What pleased me most about Cad And The Dandy, though, was the love and enthusiasm that Ian obviously had for his business. He seemed rightly proud of the fact that they carefully source all their fabric from English mills, and was able to give sensible and helpful advice on selecting options and fit. I shall be interested to see what the service is like when I return to try the suit on and, of course, I very much look forward to seeing how it actually turns out. My first meeting has set me up with high expectations but, if C&TD can meet them, I suspect this will be the first of many orders I will place with them.

(Update: Part 2 of the Cad and the Dandy review now available here)

Accessories: Umbrella

Wednesday, January 13, 2010
Given the weather that greeted me this morning, today seems like as good a day as any to talk about umbrellas.

In London especially, for reasons that will be obvious to anyone who has spent any amount of time here, a plain black umbrella used to be such a ubiquitous accessory that they have become a symbol for businessmen in general, and bankers in particular.

Such a useful tool can't possibly go out of fashion, but it's certainly much less common to see them being carried, furled, on a day that shows no particular sign of rain beyond the general unpredictability of British weather. In part this may be because those people who do like to be prepared against bad weather are more likely to tuck one of those tiny folding umbrellas into their bag or briefcase, and in part it may be because men are less inclined to be encumbered by clothes and accessories that require keeping an eye on when out and about.

I can't help feeling this is a shame, and I prefer to see a furled umbrella, carried even when it's not raining, as both a practical precaution and also a classic and stylish accessory. Whether carried like a walking stick, held in the centre as you stride through crowds, or hooked over an elbow as you examine your race card; a good black umbrella needn't be an uncumbrance, and you (and anyone with you) will be extremely grateful for it when it does end up raining.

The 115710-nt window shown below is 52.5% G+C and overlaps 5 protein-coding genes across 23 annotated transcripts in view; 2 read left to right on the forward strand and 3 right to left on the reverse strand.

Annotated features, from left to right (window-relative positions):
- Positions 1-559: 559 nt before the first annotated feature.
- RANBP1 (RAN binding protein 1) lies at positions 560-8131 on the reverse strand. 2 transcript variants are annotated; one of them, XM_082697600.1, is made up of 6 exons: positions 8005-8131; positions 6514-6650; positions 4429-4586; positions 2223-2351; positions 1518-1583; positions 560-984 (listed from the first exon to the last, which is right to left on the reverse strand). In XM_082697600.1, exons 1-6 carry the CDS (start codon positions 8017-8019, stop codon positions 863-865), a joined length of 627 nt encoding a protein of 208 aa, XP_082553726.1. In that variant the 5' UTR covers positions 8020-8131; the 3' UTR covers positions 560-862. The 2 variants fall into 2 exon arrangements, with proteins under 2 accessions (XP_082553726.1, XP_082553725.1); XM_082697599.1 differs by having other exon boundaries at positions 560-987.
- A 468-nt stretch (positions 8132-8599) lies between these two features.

My own, a gift from some friends, is a classic city umbrella from James Smith and Sons, who I cannot reccomend highly enough. It's black, of course, with the traditional 'whangee' handle, ten spokes (rather than the more usual eight), and a wooden tip capped in sterling silver. The band that holds the spokes together when it's furled is brass, I think, and my friends had it engraved with my initials, which is a nice touch. Go and get yourself one!

A dark blue suit for the evening

Monday, January 11, 2010
At the end of the first decade of the 20th century, a man didn't have to worry much about how he dressed for the evening. In his club, or at an event at which only men were present, Black Tie was acceptable. At almost anything else, only White Tie would do.

One hundred years later, things are not nearly so clear cut. Only the most formal of evening events requires Black Tie and, at most, a suit will suffice. That's fine, but it does make it seem worthwhile having a suit that's a little bit different to everyday office wear for such occasions.

My new purchase for these events is a navy blue self-stripe three-piece. Dark blues are particularly good for an evening event and are, generally speaking, better than black for anything other than a dinner jacket. Having the stripes in the same colour adds texture to the suit without an overly distracting pattern. It's an ideal suit to wear with bright accessories like this beautiful tie and pocket square (both recent gifts from my brother).

Three piece suits have a particular advantage at parties in that wearing a waistcoat means you will continue to look smart even if you remove your tie and/or jacket later on in the evening. Of course, you ought not to, but we all know that after a few hours of dancing, the temptation to remove your jacket often becomes overwhelming, and if you are wearing a waistcoat you will be grateful not to have your smart outfit reduced to a sweaty shirt billowing around your midriff.

Japanese Shirt Journey....the "Fitting Muslin" Results

Sunday, January 10, 2010

Oh how I wish I had better news....

The tracing of the pattern was uneventful , as you would expect.  Cutting the fabric (oxford cloth), was equally uneventful.  The good news is that all the pieces of the shirt fit together beautifully, quite easy to sew...even with the unusual seam allowance widths. However, that said, I have sewn hundreds of shirts over my many years as a Shirt-maker. Perhaps some less experienced sew-ers would need to constantly refer back to the pattern and sewing diagrams to understand some of the sewing methods.  For instance, these patterns are drafted to use a version of the felled-seam technique that I showed you last summer in this post,